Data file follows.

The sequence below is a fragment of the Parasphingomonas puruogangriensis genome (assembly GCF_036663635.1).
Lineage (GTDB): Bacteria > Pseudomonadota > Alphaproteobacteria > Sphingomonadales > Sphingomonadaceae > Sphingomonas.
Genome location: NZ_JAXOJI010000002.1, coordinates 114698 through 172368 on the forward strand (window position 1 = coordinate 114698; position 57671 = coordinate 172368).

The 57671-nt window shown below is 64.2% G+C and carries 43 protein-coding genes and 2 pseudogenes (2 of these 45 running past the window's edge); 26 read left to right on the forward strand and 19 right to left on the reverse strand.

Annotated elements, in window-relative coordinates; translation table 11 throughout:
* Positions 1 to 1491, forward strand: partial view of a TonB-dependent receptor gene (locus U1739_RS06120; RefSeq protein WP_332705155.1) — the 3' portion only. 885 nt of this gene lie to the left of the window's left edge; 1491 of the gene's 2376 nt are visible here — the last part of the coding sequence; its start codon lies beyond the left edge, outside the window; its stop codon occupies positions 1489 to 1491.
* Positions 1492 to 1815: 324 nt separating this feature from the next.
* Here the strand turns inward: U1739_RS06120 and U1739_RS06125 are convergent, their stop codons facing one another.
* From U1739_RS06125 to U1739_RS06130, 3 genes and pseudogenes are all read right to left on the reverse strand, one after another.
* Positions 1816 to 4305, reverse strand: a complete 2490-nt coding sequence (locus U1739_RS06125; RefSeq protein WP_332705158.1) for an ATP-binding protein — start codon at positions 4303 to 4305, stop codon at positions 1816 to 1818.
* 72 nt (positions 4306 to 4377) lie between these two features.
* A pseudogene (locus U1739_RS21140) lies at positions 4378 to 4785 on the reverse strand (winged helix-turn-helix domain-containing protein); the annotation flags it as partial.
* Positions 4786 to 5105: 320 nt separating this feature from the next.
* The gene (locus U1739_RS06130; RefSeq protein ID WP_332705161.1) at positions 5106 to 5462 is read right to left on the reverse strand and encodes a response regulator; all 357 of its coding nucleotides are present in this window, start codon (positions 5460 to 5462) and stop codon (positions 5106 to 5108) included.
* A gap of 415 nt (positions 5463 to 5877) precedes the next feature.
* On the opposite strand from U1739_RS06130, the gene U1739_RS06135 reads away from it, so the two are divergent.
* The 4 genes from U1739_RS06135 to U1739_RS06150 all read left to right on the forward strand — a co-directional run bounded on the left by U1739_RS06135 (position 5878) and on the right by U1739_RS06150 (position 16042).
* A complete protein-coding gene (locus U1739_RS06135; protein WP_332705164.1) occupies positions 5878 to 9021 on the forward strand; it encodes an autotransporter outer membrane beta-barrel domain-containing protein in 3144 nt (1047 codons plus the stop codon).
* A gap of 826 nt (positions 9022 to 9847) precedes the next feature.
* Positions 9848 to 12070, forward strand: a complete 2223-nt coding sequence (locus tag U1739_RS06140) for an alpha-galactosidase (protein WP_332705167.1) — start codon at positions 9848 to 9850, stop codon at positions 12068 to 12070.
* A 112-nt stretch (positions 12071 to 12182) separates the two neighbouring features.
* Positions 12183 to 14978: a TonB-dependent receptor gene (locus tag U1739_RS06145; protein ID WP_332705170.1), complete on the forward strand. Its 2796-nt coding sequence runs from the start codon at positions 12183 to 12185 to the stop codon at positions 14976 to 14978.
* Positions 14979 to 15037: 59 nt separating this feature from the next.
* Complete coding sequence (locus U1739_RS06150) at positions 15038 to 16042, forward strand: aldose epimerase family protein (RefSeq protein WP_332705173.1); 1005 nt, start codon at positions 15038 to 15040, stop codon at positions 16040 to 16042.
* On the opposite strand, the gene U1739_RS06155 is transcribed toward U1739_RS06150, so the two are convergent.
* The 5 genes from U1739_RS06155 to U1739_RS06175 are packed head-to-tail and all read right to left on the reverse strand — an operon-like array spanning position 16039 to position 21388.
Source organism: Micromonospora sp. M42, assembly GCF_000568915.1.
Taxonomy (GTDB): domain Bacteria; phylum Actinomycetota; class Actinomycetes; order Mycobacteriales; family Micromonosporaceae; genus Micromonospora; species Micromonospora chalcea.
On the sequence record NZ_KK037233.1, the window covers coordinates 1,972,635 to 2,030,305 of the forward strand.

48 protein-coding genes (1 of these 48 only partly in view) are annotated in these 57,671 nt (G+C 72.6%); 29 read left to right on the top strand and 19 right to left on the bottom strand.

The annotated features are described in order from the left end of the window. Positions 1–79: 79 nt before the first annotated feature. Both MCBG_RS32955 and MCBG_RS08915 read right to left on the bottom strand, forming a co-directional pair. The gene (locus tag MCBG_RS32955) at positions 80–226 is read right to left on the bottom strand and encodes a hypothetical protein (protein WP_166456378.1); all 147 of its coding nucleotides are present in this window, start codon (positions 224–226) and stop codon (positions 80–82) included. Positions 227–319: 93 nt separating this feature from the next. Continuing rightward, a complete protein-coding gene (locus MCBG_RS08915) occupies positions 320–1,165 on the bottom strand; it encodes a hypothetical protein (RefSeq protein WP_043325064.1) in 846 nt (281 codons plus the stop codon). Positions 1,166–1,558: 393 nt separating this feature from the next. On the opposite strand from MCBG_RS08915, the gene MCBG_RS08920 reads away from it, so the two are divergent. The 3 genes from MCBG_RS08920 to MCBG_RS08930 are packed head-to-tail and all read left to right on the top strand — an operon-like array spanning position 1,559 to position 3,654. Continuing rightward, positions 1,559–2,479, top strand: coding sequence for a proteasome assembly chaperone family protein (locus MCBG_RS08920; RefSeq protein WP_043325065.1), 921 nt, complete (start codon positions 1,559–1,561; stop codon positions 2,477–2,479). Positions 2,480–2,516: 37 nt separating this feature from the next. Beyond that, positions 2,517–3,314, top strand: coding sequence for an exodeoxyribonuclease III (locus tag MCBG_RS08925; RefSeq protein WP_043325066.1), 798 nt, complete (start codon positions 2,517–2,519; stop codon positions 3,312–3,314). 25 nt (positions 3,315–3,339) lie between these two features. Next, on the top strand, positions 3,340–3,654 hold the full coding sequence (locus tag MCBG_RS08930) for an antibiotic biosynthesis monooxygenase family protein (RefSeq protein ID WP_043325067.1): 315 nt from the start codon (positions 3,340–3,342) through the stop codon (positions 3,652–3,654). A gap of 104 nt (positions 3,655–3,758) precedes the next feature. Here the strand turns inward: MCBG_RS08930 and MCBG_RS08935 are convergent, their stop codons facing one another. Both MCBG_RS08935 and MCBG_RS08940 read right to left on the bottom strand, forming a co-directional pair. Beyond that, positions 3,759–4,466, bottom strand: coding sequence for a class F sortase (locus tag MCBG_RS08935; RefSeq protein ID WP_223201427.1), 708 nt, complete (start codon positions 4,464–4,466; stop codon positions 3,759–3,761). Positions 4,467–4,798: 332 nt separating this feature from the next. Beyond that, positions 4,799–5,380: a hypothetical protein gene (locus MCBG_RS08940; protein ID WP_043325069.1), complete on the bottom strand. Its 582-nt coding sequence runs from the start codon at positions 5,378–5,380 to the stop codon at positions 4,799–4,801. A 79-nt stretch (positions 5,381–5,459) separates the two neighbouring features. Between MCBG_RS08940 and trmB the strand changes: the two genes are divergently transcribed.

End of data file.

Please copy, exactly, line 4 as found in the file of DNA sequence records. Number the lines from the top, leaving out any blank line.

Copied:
The 57671-nt window shown below is 64.2% G+C and carries 43 protein-coding genes and 2 pseudogenes (2 of these 45 running past the window's edge); 26 read left to right on the forward strand and 19 right to left on the reverse strand.